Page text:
It wasn’t always like this, as Carl Decker said in an interview in Dirt Rag #185: “There was a mix that rewarded cross-country fitness, strong bike handling and descending abilities. Now it’s definitely trending toward the washed-up World Champion downhiller.”
I’m all for a retirement circuit for the former fast guys, because they make for fun racing. But I always thought enduro was supposed to reward riders with a mix of skills, not just the ability to pin it going down.
What really got me thinking about this again was Grinduro (which we detailed in Issue #189), which really isn’t a mountain bike event at all. The key to making it interesting, at least to me, is a nice mix of stages that doesn’t favor any one riding style or bike. Grinduro has four timed sections: road hill-climb, dirt-road descent, rolling pavement and singletrack downhill. Choices like that make it very hard to choose the right bike, and throwing in the ability to draft on the pavement means some peloton skills are needed as well.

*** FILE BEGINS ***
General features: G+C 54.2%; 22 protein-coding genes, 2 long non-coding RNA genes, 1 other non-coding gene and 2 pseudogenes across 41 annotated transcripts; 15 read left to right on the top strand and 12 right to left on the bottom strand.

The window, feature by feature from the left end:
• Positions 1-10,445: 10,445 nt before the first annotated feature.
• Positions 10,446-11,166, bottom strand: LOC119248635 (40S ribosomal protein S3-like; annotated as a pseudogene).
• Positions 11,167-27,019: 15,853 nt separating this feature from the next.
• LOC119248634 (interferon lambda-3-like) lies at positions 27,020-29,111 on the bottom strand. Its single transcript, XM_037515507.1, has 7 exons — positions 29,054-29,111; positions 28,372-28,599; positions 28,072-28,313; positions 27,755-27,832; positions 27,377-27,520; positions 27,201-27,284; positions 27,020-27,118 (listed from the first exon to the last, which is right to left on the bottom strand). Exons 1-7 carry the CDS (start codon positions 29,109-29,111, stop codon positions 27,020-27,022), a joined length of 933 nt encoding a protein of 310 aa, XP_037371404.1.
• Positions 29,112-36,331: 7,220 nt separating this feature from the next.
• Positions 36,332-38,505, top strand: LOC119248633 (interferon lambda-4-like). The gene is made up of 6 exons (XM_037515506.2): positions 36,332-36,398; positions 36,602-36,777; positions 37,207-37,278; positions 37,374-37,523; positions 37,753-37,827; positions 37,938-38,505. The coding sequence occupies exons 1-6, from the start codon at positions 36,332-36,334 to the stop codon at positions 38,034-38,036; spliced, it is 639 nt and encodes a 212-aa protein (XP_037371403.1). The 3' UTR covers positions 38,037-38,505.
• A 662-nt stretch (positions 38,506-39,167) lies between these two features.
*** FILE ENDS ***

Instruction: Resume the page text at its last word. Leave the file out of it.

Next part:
After a night watching Red Bull’s Hard Enduro events, having nostalgic thoughts about putting on our own Punk Bike Enduro in the past, debating making a trip to Harrisonburg, Virginia, for the Tour de Burg (whose motto is “All good downhills start with a climb”) and fondly recalling John Tomac racing cross-country and downhill on drop bars, I’m once again reminded that cycling is too damn specialized (not a pun).
I want to celebrate the amazing all-around riders who might never be at the top of their class in any one discipline, but kill it on any kind of bike, in any type of terrain. I’m betting there is enough interest among racers, spectators and manufacturers (as well as sponsors) to have a multi-day, multidiscipline event that truly would find the best bike riders in the world.
I’m thinking World Cup–level downhill course, 100-mile gravel/dirt-road race, multi-lap road crit and a day of enduro-style racing with uphill, downhill and rolling stages. Maybe even toss in BMX and cyclocross stages for good measure.
If it were up to me, my event would allow only two bikes—any two bikes the racer wanted, but only two, with just tire swaps allowed between stages. That would keep things even more interesting and truly would test the allaround performance of modern machines.
I have a lot of ideas in the course of a given day, and most of them just float off into the ether. This one seems to be sticking around, and now there is written proof. Maybe others might feel the same about this idea? I guess this is as good a way as any to find out.